Making a product or service scarce or exclusive has become an effective way to attract customers in other sectors. Tim Baker explores how it might work in the arts.
Following the financial crisis of 2008, one of the first industry sectors to recover was the airlines. How did they do this? In part, by reducing the number of flights. Fewer flights reduced costs, but cutting the amount they had to sell also allowed them to maintain pricing integrity. Rather than chasing reduced demand with more and more promotions, by focusing that demand on less inventory they were able to maintain higher prices and thus their operating profitability.
There is always demand for a range of different prices – the trick is getting the volume of each correct
The business models of airlines and arts organisations have much in common because while the additional cost of selling each extra seat is very low, the cost of adding an extra flight or performance is high. Actually, the cost ‘unit’ varies in our sector: for an orchestra there is significant additional cost for one extra performance, while for a theatre costs are more likely to increase with each extra week of performances.
This places greater emphasis on selling the available inventory for each unit (a single performance or an extra week of performances), because the only way to reduce costs is to cut the number of units. So, in both sectors it is vital to maximise the return from each item of inventory.
In our view profitability (more often thought of as surplus or net retained income in the not-for-profit sector) is the key to financial resilience. And, while this may not be very palatable in a sector that is passionate about promoting art and artists, in a future where funding will become increasingly tight, we ought to discuss whether, in some cases, reducing output might increase sustainability.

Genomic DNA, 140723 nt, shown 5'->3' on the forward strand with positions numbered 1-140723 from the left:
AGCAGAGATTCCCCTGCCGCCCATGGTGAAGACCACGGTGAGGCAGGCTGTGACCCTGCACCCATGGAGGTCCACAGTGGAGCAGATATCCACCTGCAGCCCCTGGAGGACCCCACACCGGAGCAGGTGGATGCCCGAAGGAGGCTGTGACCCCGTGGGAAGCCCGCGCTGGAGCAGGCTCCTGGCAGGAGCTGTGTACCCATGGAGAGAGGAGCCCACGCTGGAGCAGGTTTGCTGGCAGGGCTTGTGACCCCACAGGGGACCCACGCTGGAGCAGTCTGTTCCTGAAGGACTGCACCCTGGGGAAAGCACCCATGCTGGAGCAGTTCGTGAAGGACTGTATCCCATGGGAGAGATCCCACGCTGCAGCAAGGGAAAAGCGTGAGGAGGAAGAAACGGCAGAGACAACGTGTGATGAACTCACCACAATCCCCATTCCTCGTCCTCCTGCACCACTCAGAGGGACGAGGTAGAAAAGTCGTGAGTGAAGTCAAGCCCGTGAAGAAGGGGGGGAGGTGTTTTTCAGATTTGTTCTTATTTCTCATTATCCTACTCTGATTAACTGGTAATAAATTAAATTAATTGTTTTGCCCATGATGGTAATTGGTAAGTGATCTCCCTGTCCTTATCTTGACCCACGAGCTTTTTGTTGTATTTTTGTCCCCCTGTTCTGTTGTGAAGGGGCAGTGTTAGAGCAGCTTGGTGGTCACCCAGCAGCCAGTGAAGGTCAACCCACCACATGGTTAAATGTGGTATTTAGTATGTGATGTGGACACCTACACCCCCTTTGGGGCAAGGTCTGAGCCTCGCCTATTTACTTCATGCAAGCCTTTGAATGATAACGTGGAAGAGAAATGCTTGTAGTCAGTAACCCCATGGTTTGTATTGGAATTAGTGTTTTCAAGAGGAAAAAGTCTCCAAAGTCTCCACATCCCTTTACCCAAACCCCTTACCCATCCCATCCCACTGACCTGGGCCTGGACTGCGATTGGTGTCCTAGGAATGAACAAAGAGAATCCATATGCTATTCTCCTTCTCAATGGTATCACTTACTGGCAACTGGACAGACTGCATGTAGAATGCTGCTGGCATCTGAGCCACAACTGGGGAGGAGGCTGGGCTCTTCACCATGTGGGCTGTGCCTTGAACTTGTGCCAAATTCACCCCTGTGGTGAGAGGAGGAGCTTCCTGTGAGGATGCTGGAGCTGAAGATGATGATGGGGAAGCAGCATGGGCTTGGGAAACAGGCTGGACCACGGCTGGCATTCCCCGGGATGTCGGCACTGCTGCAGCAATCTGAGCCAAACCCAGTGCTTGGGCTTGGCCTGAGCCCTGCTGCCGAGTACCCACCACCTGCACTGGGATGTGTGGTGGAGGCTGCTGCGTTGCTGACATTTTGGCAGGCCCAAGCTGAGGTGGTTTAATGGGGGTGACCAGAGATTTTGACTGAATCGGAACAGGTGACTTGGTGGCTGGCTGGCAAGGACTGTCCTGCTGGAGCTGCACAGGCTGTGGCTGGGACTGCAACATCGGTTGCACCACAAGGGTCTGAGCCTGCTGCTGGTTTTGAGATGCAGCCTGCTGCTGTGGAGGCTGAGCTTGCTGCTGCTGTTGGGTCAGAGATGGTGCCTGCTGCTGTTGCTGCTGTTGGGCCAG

Scarcity and exclusivity
Reducing the amount on offer creates a perception of scarcity, which can have significant psychological effects. Many industries, including airlines, manipulate the fear of scarcity in the way they present the availability of inventory. This is why things like ‘only six left at this price’ or ‘seven other people are looking at this’ have become ubiquitous in online sales.
The clothing brand, Supreme, takes this approach to another level1. Supreme only has about ten stores worldwide, offering a small range of goods, updated with weekly ‘drops’ of new items. But they never restock, thus creating constant scarcity. To quote James Jebbia, its founder: “If we can sell 600, I make 400.” Supreme is hugely successful and very profitable.
However, the secondary market, from which they get no benefit, is actually double the size of their own business, with a mini-industry of people making money by getting hold of Supreme merchandise and then re-selling it at a profit. For example, ‘The Supreme Saint’ used an e-commerce ‘bot’ to sign in and secure merchandise, charging users $100 just to place an order. Whatever one’s views about this as a business model, the point is how effective perceived scarcity is in creating exclusivity and driving sales. People want what other people can’t have.